The Gun Score: An Idea So Crazy It Couldn't Work

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A sufficiently large minority of the U.S. Senate demonstrated their Orwellian allegiance to the gun lobby last week — or their fear of it — by blocking several commonsense measures that would have expanded background checks for gun buyers while imposing a ban on both assault-style rifles and high-capacity gun magazines. The knee-jerk “no” votes were so pervasive that a law imposing stricter penalties on gun traffickers (supported by the National Rifle Association) even got the ax.

Everybody who cares about this issue knows the gun lobby spends a lot of money supporting its friends and targeting its enemies. We know the real cost of easy gun ownership is measured by the innocent lives snuffed out every year by gun violence. Ask the parents of the 20 children who were gunned down at Sandy Hook Elementary School or the parents of the 565 kids who were killed by guns in 2011. Ask the survivors of those who died at the Century Cinemas 16 in Aurora, Colo. They will tell you the real cost of the gun lobby. According to a CBS News/New York Times Poll, 92% of Americans support universal background checks for gun buyers.

So what can we do now? Well, there’s that old standby solution: vote. The NRA happily provides a guide to the “Friends and Foes of Second Amendment Rights” to any like-minded voter who wants to support or defeat their elected representatives. They rate gun-friendly lawmakers in Washington. If you are one of the 92% of voters in favor of broader restrictions on guns and gun ownership, you can use those ratings to vote for new representation. As the New York Times editorial board wrote: “It’s now up to voters to exact a political price from those who defied the public’s demand.”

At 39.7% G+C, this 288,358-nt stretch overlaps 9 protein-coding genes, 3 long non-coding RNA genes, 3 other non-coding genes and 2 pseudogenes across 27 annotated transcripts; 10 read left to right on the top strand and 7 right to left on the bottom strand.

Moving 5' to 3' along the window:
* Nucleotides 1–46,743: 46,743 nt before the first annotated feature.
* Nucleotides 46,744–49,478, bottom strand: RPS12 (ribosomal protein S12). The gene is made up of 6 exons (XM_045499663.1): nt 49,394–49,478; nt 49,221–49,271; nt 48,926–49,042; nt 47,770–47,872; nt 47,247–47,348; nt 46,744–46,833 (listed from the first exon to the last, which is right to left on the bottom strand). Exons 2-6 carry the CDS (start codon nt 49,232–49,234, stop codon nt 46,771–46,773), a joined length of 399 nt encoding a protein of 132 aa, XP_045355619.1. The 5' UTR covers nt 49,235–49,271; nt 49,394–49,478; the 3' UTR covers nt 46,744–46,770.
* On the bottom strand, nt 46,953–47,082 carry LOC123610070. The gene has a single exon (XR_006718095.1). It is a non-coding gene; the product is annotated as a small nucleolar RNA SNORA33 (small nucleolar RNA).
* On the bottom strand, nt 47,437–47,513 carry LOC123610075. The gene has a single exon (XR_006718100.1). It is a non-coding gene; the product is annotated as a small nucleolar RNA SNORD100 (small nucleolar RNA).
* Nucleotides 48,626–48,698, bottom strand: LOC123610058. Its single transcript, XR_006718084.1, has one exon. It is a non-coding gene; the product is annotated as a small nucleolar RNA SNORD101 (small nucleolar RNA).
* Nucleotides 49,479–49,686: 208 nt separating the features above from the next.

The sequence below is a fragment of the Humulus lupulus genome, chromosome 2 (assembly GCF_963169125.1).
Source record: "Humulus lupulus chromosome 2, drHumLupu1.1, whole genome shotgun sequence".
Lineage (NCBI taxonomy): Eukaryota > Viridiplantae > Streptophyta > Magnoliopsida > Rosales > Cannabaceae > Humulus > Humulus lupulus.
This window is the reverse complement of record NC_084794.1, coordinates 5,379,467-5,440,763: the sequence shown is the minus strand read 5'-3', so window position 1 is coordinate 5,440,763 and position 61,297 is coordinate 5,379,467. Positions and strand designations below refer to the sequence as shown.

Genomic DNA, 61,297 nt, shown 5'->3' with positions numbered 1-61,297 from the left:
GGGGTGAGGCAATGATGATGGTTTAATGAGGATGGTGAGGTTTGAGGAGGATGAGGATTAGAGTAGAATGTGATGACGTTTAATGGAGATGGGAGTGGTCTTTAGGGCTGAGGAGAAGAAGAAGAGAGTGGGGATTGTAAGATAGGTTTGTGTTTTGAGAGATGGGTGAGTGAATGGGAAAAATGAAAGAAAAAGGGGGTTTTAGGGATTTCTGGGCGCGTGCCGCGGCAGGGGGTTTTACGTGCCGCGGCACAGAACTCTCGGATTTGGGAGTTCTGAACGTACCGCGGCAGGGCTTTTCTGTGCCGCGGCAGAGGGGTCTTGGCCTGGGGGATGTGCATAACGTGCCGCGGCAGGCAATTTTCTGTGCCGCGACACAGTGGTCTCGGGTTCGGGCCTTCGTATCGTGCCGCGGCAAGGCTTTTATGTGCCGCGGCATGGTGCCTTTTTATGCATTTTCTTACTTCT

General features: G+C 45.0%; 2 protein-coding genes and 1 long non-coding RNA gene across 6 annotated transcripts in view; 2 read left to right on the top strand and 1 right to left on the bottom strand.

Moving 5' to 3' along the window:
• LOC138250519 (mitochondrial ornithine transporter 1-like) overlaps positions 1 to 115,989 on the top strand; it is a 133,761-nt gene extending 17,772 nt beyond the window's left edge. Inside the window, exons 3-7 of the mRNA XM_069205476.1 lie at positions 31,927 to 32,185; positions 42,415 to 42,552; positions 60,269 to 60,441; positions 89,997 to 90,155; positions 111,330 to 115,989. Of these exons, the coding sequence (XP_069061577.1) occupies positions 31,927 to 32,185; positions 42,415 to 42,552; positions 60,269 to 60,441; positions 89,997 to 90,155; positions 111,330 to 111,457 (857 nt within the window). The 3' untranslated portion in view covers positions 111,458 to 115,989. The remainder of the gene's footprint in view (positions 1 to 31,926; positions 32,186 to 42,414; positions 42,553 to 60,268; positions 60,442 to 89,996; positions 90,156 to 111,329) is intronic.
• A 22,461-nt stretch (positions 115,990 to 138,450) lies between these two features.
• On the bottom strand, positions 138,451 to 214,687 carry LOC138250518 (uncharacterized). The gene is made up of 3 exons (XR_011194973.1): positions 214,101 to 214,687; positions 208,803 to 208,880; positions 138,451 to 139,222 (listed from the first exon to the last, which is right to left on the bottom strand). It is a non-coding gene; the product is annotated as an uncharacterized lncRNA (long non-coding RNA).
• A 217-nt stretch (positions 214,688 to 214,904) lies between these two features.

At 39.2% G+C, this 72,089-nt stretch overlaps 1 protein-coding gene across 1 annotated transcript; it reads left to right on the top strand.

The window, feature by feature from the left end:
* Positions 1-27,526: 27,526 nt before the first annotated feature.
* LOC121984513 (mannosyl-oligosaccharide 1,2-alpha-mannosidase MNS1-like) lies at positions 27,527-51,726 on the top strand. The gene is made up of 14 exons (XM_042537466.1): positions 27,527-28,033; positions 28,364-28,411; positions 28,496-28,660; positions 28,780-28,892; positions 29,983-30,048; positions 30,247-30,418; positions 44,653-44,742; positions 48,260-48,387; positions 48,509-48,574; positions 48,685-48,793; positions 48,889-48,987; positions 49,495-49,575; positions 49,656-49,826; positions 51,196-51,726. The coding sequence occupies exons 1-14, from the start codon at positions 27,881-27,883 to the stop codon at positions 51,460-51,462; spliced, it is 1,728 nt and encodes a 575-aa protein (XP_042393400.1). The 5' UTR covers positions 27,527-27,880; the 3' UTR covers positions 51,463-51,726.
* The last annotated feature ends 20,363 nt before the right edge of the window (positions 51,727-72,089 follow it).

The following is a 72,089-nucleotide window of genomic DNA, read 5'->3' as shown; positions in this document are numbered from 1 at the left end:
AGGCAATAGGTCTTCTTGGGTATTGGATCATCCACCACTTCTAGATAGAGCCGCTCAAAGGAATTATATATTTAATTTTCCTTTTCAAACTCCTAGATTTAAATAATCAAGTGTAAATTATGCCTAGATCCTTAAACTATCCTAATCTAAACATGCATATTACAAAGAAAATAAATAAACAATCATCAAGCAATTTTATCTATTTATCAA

I’m not that patient. In fact, I generally find instant gratification isn’t fast enough, so as I reflected recently on the topic of rating politicians, I had an epiphany (some might call it a “revenge fantasy”) that took its cues from a business risk assessment tool that I know a lot about: the credit score.

The credit score is a three-digit number produced by an algorithm that distills information from credit reports. Many in the financial services sector consider it to be a pretty accurate risk assessment tool, permitting tens of thousands of credit extenders and service providers to analyze millions of applications and reach quick decisions about the credit-worthiness of individuals.

My thought or flight of fancy: What about a risk assessment tool for gun worthiness? Wouldn’t all Americans — especially those who manufacture and sell guns — welcome the prospect of better predictability given the news of late?

credit score comprises five weighted components:

  1. Payment history (35%)
  2. Utilization: the percentage of your available credit that you are using (30%)
  3. The age of your credit history (15%)
  4. The mix of your credit accounts (i.e., mortgage, installment and revolving accounts) (10%)
  5. The number of times you applied for credit recently (10%)

I’m no gun expert, but surely the above could form the basis for what we could call the gun score.